Self-assessment or self deception? A lack of association between nursing students’ self-assessment and performance

Authors

  • Pamela Baxter,

    1. Pamela Baxter PhD RN Assistant Professor School of Nursing, Faculty of Health Sciences McMaster University, Hamilton, Ontario, Canada
    Search for more papers by this author
  • Geoff Norman

    1. Geoff Norman PhD Assistant Dean Programme for Educational Research and Development and Professor, Department of Clinical Epidemiology & Biostatistics, McMaster University, Hamilton, Ontario, Canada
    Search for more papers by this author

P. Baxter: e-mail: baxterp@mcmaster.ca

Abstract

baxter p. & norman g. (2011) Self-assessment or self deception? A lack of association between nursing students’ self-assessment and performance. Journal of Advanced Nursing67(11), 2406–2413.

Abstract

Aim.  The aim of this study was to examine senior year nursing students’ ability to self-assess their performance when responding to simulated emergency situations.

Background.  Self-assessment is viewed as a critical skill in nursing and other health professional programmes. However, while students may spend considerable time completing self-assessments, there is little evidence that they actually acquire the skills to do so effectively. By contrast, a number of studies in medicine and elsewhere have cast doubt on the validity of self-assessment.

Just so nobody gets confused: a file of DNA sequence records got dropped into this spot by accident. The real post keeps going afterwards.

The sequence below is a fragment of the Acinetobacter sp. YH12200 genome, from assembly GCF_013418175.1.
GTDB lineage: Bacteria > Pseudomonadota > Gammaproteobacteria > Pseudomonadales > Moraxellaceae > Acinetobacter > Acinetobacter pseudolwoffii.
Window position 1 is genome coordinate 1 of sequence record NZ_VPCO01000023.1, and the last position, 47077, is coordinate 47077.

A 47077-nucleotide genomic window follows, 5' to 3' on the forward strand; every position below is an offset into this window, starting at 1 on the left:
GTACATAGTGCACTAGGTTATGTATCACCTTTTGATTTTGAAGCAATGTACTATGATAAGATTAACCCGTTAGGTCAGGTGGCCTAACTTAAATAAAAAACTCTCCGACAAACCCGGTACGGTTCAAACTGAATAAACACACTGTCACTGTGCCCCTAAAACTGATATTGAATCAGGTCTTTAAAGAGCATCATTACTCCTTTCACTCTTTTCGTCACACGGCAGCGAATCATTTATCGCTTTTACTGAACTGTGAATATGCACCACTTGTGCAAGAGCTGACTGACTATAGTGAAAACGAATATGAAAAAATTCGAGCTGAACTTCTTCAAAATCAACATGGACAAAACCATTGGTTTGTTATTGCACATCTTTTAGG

Method.  In 2007, a one-group pre-test, post-test design was used to answer the question, ‘How accurate are senior year nursing students in assessing their ability to respond to emergency situations in a simulated medical/surgical environment compared to observer assessment of their performance?’ A total of 27 fourth year nursing students from a university in Ontario were asked to complete a questionnaire before and after an objective structured clinical examination which assessed their ability to respond to emergency situations. Self-assessments were compared with observed performance.

Findings.  The experience of dealing with the simulated crisis situations significantly increased perceived confidence and perceived competence in dealing with emergency situations, although it did not affect self-perceived ability to communicate or collaborate. All but 1 of the 16 correlations between self-assessment and the objective structured clinical examination total scores were negative. Their self-assessment was also unrelated to several indices of experience in critical care settings.

Conclusion.  Self-assessment in nursing education to evaluate clinical competence and confidence requires serious reconsideration as our well-intentioned emphasis on this commonly used practice may be less than effective.

Ancillary